Cryptococcal antigenemia and its predictors among HIV infected patients in resource limited settings: A systematic review


BACKGROUND: Cryptococcosis is an opportunistic fungal infection that primarily affects people with advanced HIV/AIDS and is an important cause of morbidity and mortality around the globe. By far the most common presentation of the disease is cryptococcal meningitis (CM), which leads to an estimated 1520% of all HIV related deaths worldwide, 75% of which are in sub-Saharan Africa. However, to the best of our knowledge there is quite limited reviewed data on the epidemiology of cryptococcal antigenemia in a large HIV-infected population in resource limited settings. METHODS: Articles published in English irrespective of the time of publication were systematically searched using comprehensive search strings from PubMed/Medline and SCOPUS. In addition, Google Scholar and Google databases were searched manually for grey literature. Two reviewers independently assessed study eligibility, extracted data, and assessed risk of bias. The pooled prevalence of cryptococcal antigenemia was determined with 95% confidence interval (CI). RESULTS: Among 2941 potential citations, we have included 22 studies with a total of 8338 HIV positive individuals. The studies were reported in ten different countries during the year (20072018). Most of the articles reported the mean CD4 count of the participants below 100 cells/mul. The pooled prevalence of cryptococcal antigenemia at different CD4 count and ART status was at 8% (95%CI: 610%) (ranged between 1.7 and 33%). Body mass index (BMI) < 18.5 kg/m(2), CD4 count < 100 cells, patients presenting with headache and male gender were reported by two or more articles as an important predictors of cryptococcal antigenemia. CONCLUSIONS: Implementing a targeted screening of HIV patients with low BMI, CD4 count < 100 cells, having headache and males; and treatment for asymptomatic cryptococcal disease should be considered. Additional data is needed to better define the epidemiology of cryptococcal antigenemia and its predictors in resource limited settings in order to optimize the prevention, diagnosis, and treatment strategies.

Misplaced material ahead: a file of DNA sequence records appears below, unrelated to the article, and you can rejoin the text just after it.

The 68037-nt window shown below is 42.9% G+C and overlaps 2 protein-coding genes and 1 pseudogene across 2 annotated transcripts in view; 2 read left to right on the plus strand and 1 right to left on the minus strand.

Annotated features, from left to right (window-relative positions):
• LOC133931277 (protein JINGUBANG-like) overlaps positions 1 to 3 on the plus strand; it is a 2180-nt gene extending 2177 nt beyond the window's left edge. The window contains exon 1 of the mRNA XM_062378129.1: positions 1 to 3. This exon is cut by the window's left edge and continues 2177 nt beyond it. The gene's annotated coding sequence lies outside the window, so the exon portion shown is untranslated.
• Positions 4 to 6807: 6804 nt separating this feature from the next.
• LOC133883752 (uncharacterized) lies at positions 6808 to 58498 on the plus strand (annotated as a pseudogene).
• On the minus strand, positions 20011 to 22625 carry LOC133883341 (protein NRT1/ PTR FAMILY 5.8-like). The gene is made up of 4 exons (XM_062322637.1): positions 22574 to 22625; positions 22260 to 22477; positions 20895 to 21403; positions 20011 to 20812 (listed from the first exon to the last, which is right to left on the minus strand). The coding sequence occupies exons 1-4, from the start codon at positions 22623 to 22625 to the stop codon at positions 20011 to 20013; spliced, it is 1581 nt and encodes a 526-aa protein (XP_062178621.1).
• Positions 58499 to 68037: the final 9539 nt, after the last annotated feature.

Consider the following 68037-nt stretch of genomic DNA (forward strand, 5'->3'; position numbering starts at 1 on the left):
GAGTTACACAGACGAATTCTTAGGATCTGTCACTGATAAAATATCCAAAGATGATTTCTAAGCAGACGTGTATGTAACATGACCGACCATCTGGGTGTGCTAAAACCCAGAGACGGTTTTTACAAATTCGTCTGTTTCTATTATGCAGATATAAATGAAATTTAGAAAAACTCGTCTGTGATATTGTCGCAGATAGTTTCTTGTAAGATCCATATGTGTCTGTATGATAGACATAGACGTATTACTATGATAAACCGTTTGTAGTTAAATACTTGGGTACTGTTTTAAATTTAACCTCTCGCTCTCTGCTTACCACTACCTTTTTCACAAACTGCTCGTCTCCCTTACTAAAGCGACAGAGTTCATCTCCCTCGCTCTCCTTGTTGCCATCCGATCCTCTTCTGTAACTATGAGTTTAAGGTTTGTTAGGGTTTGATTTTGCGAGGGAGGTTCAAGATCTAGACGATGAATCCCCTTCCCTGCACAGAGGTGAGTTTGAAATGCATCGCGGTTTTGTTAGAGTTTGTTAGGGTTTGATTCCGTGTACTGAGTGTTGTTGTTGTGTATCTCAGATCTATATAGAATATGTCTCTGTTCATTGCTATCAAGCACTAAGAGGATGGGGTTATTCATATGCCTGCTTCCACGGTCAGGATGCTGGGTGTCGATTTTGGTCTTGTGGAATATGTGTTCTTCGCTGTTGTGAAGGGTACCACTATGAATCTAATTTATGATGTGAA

Derbie A, Mekonnen D, Woldeamanuel Y, Abebe T




  • Epidemiology and Determinants of Health
    • Epidemiology
  • Population(s)
    • General HIV+ population
  • Co-infections
    • Other


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